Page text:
Adelaide shores have recently been battered by high winds and waves, and we generally concentrate on the damage they cause to landscape and property. But storms may also wash in the unusual and unexpected.
A volunteer from North Haven, who works in the State Herbarium of South Australia‘s Phycology Unit, brought in a brown alga, Sargassum decurrens (R.Br. ex Turner) C.Agardh, cast up by the rough weather. Sub-tropical, generally found in Western Australia, Northern Territory and Queensland, this species has only occasionally been found growing in northern Spencer Gulf of South Australia at depths of 6 to 10 m. It’s probably a relict from a time when local seas were warmer, got trapped in the larger of our gulfs when the climate changed and now survives precariously, together with several other sub-tropical species, in areas of high summer temperatures — other relict species include the brown alga Hormophysa triquetra (C.Agardh) Kützing and the red alga Asparagopsis taxiformis (Delile) Trevisan.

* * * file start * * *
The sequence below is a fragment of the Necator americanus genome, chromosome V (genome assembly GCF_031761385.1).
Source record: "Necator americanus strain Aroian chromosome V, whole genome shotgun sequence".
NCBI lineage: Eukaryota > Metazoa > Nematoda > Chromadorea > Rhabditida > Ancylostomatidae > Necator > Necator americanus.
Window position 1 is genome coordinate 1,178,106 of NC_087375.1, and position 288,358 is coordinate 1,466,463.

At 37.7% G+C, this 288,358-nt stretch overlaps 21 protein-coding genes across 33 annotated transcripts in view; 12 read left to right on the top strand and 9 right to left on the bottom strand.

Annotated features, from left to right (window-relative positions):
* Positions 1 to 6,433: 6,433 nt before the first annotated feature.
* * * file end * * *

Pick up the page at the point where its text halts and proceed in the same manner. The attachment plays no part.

How did it get to Adelaide? We have past records of drift plants at Port Stanvac and Marino, but no plants actually attached to rock, so wind and currents presumably have carried them west and north into Gulf St Vincent. Will climate change mean that in the future we might see this species growing on local rocky shores?
Sargassum decurrens is dark brown and tough, the main branches are strap-like with characteristic wings, flat-branched and end in thin, “leaves” and gas floats with fine, relatively long stalks. Our specimen is a particularly fine one and will be a welcome addition to the Herbarium’s collections.
Contributed by Hon. Research Associate Bob Baldock.